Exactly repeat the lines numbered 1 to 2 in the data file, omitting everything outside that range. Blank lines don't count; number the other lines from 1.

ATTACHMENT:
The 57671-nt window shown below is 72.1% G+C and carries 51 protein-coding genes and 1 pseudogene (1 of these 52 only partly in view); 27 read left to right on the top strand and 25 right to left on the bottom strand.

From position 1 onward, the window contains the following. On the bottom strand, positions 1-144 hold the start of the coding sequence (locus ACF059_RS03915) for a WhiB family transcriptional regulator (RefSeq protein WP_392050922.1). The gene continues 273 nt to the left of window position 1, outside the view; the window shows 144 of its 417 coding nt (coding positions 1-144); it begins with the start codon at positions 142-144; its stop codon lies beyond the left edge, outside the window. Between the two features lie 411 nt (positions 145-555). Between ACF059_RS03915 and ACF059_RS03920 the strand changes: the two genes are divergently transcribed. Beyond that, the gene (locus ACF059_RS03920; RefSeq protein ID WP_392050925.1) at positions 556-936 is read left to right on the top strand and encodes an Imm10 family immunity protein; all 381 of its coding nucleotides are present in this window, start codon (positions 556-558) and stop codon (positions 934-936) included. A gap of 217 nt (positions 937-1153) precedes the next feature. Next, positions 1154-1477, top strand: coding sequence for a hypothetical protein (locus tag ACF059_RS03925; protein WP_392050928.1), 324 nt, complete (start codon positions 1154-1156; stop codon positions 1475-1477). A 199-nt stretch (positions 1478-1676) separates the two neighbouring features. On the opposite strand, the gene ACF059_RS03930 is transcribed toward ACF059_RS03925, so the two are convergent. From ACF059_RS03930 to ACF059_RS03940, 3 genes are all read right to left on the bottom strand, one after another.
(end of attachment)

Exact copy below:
The 57671-nt window shown below is 72.1% G+C and carries 51 protein-coding genes and 1 pseudogene (1 of these 52 only partly in view); 27 read left to right on the top strand and 25 right to left on the bottom strand.

From position 1 onward, the window contains the following. On the bottom strand, positions 1-144 hold the start of the coding sequence (locus ACF059_RS03915) for a WhiB family transcriptional regulator (RefSeq protein WP_392050922.1). The gene continues 273 nt to the left of window position 1, outside the view; the window shows 144 of its 417 coding nt (coding positions 1-144); it begins with the start codon at positions 142-144; its stop codon lies beyond the left edge, outside the window. Between the two features lie 411 nt (positions 145-555). Between ACF059_RS03915 and ACF059_RS03920 the strand changes: the two genes are divergently transcribed. Beyond that, the gene (locus ACF059_RS03920; RefSeq protein ID WP_392050925.1) at positions 556-936 is read left to right on the top strand and encodes an Imm10 family immunity protein; all 381 of its coding nucleotides are present in this window, start codon (positions 556-558) and stop codon (positions 934-936) included. A gap of 217 nt (positions 937-1153) precedes the next feature. Next, positions 1154-1477, top strand: coding sequence for a hypothetical protein (locus tag ACF059_RS03925; protein WP_392050928.1), 324 nt, complete (start codon positions 1154-1156; stop codon positions 1475-1477). A 199-nt stretch (positions 1478-1676) separates the two neighbouring features. On the opposite strand, the gene ACF059_RS03930 is transcribed toward ACF059_RS03925, so the two are convergent. From ACF059_RS03930 to ACF059_RS03940, 3 genes are all read right to left on the bottom strand, one after another.